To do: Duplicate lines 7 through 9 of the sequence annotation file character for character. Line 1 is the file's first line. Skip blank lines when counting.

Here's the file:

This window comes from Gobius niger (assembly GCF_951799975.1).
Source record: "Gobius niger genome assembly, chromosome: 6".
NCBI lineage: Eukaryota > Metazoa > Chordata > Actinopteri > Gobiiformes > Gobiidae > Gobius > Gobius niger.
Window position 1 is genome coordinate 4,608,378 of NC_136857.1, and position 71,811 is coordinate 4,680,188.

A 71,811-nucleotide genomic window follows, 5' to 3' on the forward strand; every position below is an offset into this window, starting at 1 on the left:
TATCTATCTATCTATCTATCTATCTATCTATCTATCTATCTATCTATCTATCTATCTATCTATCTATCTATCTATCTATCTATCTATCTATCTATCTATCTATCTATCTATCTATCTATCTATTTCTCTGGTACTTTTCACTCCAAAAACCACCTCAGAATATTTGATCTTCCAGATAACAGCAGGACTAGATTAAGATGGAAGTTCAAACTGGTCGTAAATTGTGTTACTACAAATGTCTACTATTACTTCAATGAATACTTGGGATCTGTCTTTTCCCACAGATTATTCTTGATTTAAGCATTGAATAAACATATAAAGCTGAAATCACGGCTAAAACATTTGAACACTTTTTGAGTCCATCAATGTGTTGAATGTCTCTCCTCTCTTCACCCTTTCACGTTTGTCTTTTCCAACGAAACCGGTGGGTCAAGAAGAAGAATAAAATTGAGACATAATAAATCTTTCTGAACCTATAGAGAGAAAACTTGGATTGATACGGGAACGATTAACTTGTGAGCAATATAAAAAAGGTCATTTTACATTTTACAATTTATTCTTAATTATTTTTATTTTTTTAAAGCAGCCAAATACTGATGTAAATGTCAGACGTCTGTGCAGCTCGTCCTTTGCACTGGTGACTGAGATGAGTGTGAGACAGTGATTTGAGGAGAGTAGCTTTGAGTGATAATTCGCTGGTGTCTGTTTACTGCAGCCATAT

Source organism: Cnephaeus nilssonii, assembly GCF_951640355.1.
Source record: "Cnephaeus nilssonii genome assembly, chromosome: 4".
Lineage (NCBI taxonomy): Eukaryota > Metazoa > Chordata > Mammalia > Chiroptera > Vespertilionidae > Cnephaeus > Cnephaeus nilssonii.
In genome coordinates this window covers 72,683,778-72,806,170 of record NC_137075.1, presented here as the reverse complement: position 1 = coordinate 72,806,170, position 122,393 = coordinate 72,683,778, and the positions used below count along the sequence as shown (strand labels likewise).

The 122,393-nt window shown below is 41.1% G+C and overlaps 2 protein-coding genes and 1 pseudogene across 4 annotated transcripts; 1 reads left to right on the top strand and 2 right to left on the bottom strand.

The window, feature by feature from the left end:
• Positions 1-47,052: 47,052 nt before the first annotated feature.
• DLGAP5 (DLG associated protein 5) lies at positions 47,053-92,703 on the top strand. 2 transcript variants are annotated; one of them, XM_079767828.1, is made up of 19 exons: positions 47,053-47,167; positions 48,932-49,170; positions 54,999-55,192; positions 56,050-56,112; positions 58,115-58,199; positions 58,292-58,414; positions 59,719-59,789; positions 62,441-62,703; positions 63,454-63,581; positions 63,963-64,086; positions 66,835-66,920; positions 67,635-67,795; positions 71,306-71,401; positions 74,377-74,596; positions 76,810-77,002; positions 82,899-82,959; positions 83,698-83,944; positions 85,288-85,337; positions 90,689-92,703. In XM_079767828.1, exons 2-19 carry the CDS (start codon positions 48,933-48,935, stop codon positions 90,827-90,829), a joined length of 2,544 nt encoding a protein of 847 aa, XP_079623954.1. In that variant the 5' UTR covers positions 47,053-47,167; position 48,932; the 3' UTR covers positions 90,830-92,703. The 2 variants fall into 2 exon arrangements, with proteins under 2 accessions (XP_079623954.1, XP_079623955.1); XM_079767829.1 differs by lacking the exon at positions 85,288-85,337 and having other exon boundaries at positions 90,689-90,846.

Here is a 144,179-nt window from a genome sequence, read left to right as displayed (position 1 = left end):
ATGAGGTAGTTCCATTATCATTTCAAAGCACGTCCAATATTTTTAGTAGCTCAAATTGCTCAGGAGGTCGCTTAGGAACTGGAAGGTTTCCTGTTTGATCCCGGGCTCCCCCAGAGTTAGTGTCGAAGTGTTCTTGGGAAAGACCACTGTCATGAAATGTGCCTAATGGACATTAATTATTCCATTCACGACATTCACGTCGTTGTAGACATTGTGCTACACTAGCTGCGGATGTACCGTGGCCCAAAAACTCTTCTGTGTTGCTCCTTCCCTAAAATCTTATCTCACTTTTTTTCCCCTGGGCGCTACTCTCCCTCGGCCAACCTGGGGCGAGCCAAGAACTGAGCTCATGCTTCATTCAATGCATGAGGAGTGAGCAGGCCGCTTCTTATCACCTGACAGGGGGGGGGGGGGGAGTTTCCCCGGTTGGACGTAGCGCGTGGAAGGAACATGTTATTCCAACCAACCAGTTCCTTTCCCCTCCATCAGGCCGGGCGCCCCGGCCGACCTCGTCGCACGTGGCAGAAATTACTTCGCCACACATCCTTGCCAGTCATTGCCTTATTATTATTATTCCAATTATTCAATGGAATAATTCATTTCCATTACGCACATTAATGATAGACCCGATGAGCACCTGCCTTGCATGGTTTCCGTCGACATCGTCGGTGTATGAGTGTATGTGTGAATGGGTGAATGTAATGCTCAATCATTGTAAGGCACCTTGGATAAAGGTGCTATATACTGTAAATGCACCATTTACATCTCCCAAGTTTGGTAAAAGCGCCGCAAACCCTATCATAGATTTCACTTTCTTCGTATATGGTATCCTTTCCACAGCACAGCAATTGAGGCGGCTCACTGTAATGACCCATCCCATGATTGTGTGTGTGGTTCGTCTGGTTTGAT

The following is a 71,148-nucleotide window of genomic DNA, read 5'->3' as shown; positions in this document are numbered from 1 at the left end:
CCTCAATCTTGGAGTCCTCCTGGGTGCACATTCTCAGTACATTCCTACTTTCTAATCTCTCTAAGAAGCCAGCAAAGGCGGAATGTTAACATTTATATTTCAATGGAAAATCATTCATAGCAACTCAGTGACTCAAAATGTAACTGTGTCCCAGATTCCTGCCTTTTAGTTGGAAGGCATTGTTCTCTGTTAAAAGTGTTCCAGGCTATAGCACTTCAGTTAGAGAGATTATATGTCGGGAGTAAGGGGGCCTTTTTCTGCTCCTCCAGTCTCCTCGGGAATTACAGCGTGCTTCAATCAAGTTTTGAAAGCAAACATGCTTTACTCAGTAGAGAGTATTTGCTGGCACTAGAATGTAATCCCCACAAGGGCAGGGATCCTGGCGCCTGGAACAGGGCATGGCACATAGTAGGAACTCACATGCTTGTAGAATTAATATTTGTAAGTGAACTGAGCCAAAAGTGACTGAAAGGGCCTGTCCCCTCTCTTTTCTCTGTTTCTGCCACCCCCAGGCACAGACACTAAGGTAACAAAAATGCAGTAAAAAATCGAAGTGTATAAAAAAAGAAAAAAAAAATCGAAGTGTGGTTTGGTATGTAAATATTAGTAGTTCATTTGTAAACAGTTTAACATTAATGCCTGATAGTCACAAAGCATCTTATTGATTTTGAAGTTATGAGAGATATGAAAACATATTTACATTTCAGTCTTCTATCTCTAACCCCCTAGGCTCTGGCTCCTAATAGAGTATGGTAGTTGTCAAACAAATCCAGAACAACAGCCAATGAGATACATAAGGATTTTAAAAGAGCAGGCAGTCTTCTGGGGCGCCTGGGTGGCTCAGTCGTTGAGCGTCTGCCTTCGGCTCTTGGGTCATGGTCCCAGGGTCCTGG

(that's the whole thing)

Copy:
Source organism: Cnephaeus nilssonii, assembly GCF_951640355.1.
Source record: "Cnephaeus nilssonii genome assembly, chromosome: 4".
Lineage (NCBI taxonomy): Eukaryota > Metazoa > Chordata > Mammalia > Chiroptera > Vespertilionidae > Cnephaeus > Cnephaeus nilssonii.